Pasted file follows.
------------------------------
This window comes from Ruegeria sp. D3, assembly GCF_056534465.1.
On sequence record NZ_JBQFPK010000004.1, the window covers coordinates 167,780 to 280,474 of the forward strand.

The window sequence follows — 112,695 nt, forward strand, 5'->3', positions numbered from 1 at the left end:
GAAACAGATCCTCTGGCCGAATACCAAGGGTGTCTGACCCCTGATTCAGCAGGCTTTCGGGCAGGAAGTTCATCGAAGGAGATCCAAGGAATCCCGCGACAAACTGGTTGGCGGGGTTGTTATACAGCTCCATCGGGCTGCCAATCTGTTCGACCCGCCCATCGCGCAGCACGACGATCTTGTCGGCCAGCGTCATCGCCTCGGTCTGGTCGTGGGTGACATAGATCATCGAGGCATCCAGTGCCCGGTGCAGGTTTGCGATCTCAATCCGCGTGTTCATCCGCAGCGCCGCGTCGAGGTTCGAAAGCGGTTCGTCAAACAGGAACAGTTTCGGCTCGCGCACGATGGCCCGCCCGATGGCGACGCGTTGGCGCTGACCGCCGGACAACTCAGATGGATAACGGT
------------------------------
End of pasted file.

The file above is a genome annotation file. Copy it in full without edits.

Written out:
This window comes from Ruegeria sp. D3, assembly GCF_056534465.1.
On sequence record NZ_JBQFPK010000004.1, the window covers coordinates 167,780 to 280,474 of the forward strand.

The window sequence follows — 112,695 nt, forward strand, 5'->3', positions numbered from 1 at the left end:
GAAACAGATCCTCTGGCCGAATACCAAGGGTGTCTGACCCCTGATTCAGCAGGCTTTCGGGCAGGAAGTTCATCGAAGGAGATCCAAGGAATCCCGCGACAAACTGGTTGGCGGGGTTGTTATACAGCTCCATCGGGCTGCCAATCTGTTCGACCCGCCCATCGCGCAGCACGACGATCTTGTCGGCCAGCGTCATCGCCTCGGTCTGGTCGTGGGTGACATAGATCATCGAGGCATCCAGTGCCCGGTGCAGGTTTGCGATCTCAATCCGCGTGTTCATCCGCAGCGCCGCGTCGAGGTTCGAAAGCGGTTCGTCAAACAGGAACAGTTTCGGCTCGCGCACGATGGCCCGCCCGATGGCGACGCGTTGGCGCTGACCGCCGGACAACTCAGATGGATAACGGT